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Quality of Advice Review to ‘determine fate’ of almost 90% of advisers

A new submission to Treasury’s Quality of Advice Review (QAR) has been submitted.

Further changes to life insurance commission caps could see up to 87 per cent of financial advisers stop providing standalone risk insurance advice, “decimating the life insurance industry and exacerbating the nation’s underinsurance problem”, ClearView has claimed in its QAR submission to Treasury.

The financial services company conducted a survey between 20 April and 23 May 2022 which found that 67 per cent of respondents would stop providing standalone risk advice and 20 per cent are unsure if they would continue if further changes were made to life insurance commissions.

Participants also said that the contentious Life Insurance Framework (LIF), introduced in 2018, had “no material impact” on advice quality and actually hindered advisers’ ability to serve clients.

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Just 5 per cent said LIF did have a material impact on advice quality.

The survey also found that 70 per cent of advisers do not plan to change the way they charge for life insurance advice; 17 per cent are unsure and 13 per cent are willing to change.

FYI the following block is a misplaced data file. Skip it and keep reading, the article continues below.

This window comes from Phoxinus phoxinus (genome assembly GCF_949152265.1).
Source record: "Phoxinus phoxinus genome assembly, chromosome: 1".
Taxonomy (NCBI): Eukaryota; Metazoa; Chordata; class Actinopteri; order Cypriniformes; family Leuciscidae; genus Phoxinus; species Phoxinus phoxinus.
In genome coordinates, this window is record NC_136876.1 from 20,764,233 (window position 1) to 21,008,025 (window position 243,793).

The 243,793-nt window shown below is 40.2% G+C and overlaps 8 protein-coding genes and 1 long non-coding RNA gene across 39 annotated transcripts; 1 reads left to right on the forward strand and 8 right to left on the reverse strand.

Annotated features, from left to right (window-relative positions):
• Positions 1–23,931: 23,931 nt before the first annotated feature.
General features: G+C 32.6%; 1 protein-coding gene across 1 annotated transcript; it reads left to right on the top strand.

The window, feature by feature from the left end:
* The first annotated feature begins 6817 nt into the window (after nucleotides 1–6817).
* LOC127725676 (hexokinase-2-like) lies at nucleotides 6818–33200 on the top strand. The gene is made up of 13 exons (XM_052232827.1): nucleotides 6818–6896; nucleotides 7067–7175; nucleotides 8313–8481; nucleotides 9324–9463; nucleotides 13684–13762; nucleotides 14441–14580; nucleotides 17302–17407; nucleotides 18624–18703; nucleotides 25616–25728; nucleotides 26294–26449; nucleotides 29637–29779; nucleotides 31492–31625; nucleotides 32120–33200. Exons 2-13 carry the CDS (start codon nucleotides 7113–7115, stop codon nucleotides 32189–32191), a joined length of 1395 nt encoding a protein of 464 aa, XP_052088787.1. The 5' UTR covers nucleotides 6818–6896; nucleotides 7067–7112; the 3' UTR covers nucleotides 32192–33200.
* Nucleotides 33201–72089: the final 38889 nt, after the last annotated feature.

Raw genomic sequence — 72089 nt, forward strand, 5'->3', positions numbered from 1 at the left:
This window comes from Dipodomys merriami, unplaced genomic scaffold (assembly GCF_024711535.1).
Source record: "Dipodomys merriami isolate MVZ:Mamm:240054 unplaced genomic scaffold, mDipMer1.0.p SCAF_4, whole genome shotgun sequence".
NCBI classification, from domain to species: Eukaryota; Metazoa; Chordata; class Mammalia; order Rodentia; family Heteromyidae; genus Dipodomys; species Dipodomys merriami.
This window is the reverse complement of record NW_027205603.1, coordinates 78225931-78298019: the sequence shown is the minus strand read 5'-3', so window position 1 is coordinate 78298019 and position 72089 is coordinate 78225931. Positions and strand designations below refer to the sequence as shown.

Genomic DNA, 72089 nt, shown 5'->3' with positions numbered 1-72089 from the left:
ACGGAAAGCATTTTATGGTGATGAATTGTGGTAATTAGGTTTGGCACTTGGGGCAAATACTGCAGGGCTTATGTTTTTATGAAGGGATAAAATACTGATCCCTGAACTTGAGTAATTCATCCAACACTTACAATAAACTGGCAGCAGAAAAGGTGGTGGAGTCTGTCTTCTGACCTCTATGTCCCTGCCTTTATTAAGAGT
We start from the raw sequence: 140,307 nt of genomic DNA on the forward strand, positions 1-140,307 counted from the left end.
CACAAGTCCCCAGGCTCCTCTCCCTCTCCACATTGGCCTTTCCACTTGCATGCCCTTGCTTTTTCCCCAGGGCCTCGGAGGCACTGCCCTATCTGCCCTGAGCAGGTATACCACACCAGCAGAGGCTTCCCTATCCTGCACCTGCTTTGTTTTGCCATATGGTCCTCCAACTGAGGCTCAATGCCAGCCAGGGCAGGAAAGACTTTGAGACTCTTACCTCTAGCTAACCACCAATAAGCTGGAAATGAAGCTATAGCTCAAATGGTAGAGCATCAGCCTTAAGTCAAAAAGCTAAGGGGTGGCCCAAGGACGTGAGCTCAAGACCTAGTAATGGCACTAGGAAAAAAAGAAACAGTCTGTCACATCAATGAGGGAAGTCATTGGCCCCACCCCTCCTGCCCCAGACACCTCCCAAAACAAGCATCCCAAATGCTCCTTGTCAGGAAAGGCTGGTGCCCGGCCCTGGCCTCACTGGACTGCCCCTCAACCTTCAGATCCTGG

“Advisers are often the ones most impacted by regulatory change but historically, their voice has been drowned out by the large institutions and their industry bodies,” ClearView managing director Simon Swanson said.

“It is clear from our research that advisers are extremely engaged and want to play an active role in shaping the policies that affect their businesses and livelihoods.”

ClearView’s QAR submission is calling on Treasury to simplify advice processes and not make any more changes to life insurance commission rates in a bid to improve accessibility, affordability and quality of advice for Australians.

Mr Swanson added that consumers should be able to choose how they pay for life insurance.

“LIF is not perfect but it is better than some of the alternatives that have been suggested including a complete ban of commissions,” he said.

“Further changes are unnecessary and would have many potential unintended consequences including fewer people seeking professional advice, fewer advisers providing life insurance advice and the financial cost of caring for the sick and injured falling back on families, society and the government.”

The QAR, to be conducted by Michelle Levy, will be provided to government by 16 December this year.

Quality of Advice Review to ‘determine fate’ of almost 90% of advisers
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Neil Griffiths

Neil Griffiths

Neil is the Deputy Editor of the wealth titles, including ifa and InvestorDaily.

Neil is also the host of the ifa show podcast.

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